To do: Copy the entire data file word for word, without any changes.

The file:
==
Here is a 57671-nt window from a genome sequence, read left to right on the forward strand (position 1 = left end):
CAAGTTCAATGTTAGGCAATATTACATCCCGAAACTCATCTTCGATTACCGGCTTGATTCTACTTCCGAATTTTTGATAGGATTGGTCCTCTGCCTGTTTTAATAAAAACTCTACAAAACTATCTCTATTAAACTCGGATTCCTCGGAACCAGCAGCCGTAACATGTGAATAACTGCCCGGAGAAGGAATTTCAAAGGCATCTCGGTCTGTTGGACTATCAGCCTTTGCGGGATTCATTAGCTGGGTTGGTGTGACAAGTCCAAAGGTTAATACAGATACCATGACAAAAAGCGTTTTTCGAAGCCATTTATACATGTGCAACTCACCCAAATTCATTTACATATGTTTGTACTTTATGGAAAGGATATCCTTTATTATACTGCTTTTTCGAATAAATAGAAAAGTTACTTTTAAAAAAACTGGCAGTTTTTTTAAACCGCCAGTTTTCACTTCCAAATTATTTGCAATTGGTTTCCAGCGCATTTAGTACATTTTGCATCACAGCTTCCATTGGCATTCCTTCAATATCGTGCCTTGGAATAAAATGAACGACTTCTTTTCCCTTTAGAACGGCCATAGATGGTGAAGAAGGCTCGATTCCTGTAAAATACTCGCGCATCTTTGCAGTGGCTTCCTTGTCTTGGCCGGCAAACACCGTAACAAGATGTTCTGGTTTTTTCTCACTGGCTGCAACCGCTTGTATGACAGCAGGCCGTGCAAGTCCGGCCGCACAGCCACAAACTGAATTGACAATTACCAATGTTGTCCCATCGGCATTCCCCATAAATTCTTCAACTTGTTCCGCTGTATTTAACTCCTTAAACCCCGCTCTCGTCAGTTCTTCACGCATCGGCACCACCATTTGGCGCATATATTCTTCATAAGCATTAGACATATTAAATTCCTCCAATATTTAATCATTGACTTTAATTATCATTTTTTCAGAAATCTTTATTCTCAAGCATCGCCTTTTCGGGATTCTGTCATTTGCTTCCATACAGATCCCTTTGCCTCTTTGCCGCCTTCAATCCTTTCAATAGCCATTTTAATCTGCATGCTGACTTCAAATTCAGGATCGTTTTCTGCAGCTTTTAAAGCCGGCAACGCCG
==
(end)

Here is a 57671-nt window from a genome sequence, read left to right on the forward strand (position 1 = left end):
CAAGTTCAATGTTAGGCAATATTACATCCCGAAACTCATCTTCGATTACCGGCTTGATTCTACTTCCGAATTTTTGATAGGATTGGTCCTCTGCCTGTTTTAATAAAAACTCTACAAAACTATCTCTATTAAACTCGGATTCCTCGGAACCAGCAGCCGTAACATGTGAATAACTGCCCGGAGAAGGAATTTCAAAGGCATCTCGGTCTGTTGGACTATCAGCCTTTGCGGGATTCATTAGCTGGGTTGGTGTGACAAGTCCAAAGGTTAATACAGATACCATGACAAAAAGCGTTTTTCGAAGCCATTTATACATGTGCAACTCACCCAAATTCATTTACATATGTTTGTACTTTATGGAAAGGATATCCTTTATTATACTGCTTTTTCGAATAAATAGAAAAGTTACTTTTAAAAAAACTGGCAGTTTTTTTAAACCGCCAGTTTTCACTTCCAAATTATTTGCAATTGGTTTCCAGCGCATTTAGTACATTTTGCATCACAGCTTCCATTGGCATTCCTTCAATATCGTGCCTTGGAATAAAATGAACGACTTCTTTTCCCTTTAGAACGGCCATAGATGGTGAAGAAGGCTCGATTCCTGTAAAATACTCGCGCATCTTTGCAGTGGCTTCCTTGTCTTGGCCGGCAAACACCGTAACAAGATGTTCTGGTTTTTTCTCACTGGCTGCAACCGCTTGTATGACAGCAGGCCGTGCAAGTCCGGCCGCACAGCCACAAACTGAATTGACAATTACCAATGTTGTCCCATCGGCATTCCCCATAAATTCTTCAACTTGTTCCGCTGTATTTAACTCCTTAAACCCCGCTCTCGTCAGTTCTTCACGCATCGGCACCACCATTTGGCGCATATATTCTTCATAAGCATTAGACATATTAAATTCCTCCAATATTTAATCATTGACTTTAATTATCATTTTTTCAGAAATCTTTATTCTCAAGCATCGCCTTTTCGGGATTCTGTCATTTGCTTCCATACAGATCCCTTTGCCTCTTTGCCGCCTTCAATCCTTTCAATAGCCATTTTAATCTGCATGCTGACTTCAAATTCAGGATCGTTTTCTGCAGCTTTTAAAGCCGGCAACGCCG